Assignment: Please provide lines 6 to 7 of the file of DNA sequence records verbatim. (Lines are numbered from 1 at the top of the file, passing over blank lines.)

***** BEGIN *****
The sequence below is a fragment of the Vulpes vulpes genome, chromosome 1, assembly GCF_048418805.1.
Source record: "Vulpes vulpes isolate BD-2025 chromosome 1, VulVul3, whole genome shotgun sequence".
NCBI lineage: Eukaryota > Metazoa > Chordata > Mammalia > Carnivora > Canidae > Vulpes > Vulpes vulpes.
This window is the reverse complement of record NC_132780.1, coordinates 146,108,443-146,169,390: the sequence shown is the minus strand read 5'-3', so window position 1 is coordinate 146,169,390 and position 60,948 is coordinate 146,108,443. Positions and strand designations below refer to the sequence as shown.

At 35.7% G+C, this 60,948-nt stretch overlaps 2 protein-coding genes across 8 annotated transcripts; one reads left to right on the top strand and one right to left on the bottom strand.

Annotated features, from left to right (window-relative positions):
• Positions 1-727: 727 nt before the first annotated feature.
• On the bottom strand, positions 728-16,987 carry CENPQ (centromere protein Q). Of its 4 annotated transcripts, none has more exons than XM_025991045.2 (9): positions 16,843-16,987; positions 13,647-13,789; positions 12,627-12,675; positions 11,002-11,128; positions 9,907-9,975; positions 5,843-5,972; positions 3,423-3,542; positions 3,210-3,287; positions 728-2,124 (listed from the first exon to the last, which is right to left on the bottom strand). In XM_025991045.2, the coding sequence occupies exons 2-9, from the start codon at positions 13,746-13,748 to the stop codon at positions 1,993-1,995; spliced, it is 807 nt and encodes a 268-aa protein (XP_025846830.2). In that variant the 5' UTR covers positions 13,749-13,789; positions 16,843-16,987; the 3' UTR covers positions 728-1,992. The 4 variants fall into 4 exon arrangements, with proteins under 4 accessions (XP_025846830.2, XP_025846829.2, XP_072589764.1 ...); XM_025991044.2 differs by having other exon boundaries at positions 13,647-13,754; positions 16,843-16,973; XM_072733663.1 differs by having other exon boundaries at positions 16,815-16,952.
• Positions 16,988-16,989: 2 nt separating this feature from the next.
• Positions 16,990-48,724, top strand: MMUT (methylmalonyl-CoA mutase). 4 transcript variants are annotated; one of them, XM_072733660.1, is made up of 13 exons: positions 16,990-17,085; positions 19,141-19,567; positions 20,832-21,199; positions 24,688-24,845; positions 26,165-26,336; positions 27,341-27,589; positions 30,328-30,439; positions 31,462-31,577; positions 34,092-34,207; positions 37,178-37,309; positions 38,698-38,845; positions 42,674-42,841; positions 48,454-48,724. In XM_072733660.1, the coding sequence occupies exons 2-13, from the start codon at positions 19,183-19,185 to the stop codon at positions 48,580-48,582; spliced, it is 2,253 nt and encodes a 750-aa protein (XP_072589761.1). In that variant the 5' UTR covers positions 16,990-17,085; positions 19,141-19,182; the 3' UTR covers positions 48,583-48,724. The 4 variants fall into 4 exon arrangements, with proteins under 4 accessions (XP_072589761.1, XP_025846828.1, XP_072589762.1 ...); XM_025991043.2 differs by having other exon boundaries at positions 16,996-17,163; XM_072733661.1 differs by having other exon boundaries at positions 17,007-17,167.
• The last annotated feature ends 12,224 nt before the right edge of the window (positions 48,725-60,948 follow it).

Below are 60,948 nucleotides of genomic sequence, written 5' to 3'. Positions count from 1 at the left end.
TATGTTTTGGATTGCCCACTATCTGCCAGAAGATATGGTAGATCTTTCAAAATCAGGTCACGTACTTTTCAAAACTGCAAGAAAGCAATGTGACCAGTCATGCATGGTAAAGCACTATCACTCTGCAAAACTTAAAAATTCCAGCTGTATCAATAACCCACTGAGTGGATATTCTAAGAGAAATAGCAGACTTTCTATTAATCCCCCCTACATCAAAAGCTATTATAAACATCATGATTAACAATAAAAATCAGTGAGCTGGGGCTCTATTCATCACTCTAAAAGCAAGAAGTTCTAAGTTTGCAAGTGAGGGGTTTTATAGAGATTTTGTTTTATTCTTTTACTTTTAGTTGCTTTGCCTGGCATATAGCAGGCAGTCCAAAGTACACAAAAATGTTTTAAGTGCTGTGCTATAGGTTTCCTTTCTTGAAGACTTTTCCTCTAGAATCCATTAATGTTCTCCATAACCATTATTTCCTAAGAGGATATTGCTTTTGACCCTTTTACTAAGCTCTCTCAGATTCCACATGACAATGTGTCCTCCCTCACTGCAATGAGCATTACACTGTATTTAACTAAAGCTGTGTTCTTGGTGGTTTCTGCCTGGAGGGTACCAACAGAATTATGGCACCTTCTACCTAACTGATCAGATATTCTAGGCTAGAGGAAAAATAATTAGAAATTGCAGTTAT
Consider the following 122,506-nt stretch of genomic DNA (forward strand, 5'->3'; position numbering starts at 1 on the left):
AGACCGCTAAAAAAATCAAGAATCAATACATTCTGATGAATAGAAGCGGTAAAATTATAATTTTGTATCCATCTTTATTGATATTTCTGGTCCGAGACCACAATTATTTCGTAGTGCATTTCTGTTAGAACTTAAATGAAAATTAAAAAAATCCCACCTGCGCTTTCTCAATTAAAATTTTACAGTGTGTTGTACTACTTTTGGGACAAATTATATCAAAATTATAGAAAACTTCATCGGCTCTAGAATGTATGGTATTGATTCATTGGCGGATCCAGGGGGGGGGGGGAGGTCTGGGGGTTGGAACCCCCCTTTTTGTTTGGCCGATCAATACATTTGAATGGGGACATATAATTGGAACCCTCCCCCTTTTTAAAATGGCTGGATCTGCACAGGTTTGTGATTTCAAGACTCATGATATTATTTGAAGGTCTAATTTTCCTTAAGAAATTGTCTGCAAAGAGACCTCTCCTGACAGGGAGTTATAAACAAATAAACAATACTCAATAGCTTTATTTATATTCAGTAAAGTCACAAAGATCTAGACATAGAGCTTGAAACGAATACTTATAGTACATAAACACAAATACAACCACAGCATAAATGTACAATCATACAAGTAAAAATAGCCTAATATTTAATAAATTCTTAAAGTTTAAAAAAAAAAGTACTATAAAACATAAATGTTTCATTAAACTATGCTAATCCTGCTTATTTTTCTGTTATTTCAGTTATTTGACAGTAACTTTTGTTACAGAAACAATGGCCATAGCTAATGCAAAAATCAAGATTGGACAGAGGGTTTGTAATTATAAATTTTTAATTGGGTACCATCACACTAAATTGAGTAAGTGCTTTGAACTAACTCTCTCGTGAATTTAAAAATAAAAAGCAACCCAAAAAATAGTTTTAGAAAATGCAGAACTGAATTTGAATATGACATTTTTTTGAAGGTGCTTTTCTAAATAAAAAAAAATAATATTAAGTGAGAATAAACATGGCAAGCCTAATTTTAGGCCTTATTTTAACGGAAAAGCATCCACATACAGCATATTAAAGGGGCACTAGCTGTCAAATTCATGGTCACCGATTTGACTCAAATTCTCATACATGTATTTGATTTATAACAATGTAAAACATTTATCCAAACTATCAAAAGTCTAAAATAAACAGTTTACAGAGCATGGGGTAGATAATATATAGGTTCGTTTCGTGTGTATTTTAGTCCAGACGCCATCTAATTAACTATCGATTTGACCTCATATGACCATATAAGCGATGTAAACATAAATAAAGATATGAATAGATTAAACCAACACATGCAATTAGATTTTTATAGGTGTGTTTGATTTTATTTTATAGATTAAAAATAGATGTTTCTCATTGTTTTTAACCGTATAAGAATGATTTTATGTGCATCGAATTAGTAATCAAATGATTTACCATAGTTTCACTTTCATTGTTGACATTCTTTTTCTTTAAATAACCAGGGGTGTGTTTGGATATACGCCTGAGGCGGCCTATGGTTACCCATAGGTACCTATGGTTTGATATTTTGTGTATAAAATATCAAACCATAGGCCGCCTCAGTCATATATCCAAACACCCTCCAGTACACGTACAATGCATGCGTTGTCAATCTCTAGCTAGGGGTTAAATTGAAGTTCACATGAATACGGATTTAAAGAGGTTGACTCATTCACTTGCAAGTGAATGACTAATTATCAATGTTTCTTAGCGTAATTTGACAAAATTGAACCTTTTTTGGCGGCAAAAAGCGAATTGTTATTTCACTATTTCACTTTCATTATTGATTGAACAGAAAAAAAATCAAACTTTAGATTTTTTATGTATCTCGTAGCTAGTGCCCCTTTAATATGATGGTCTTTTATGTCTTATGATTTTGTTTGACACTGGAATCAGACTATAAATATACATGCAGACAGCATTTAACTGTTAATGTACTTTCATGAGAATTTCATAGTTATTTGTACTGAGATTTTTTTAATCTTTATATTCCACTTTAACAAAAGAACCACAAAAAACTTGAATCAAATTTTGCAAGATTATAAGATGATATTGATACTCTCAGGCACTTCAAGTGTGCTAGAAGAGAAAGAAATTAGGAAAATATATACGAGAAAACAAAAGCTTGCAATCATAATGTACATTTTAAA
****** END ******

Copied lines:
Annotated features, from left to right (window-relative positions):
• Positions 1-727: 727 nt before the first annotated feature.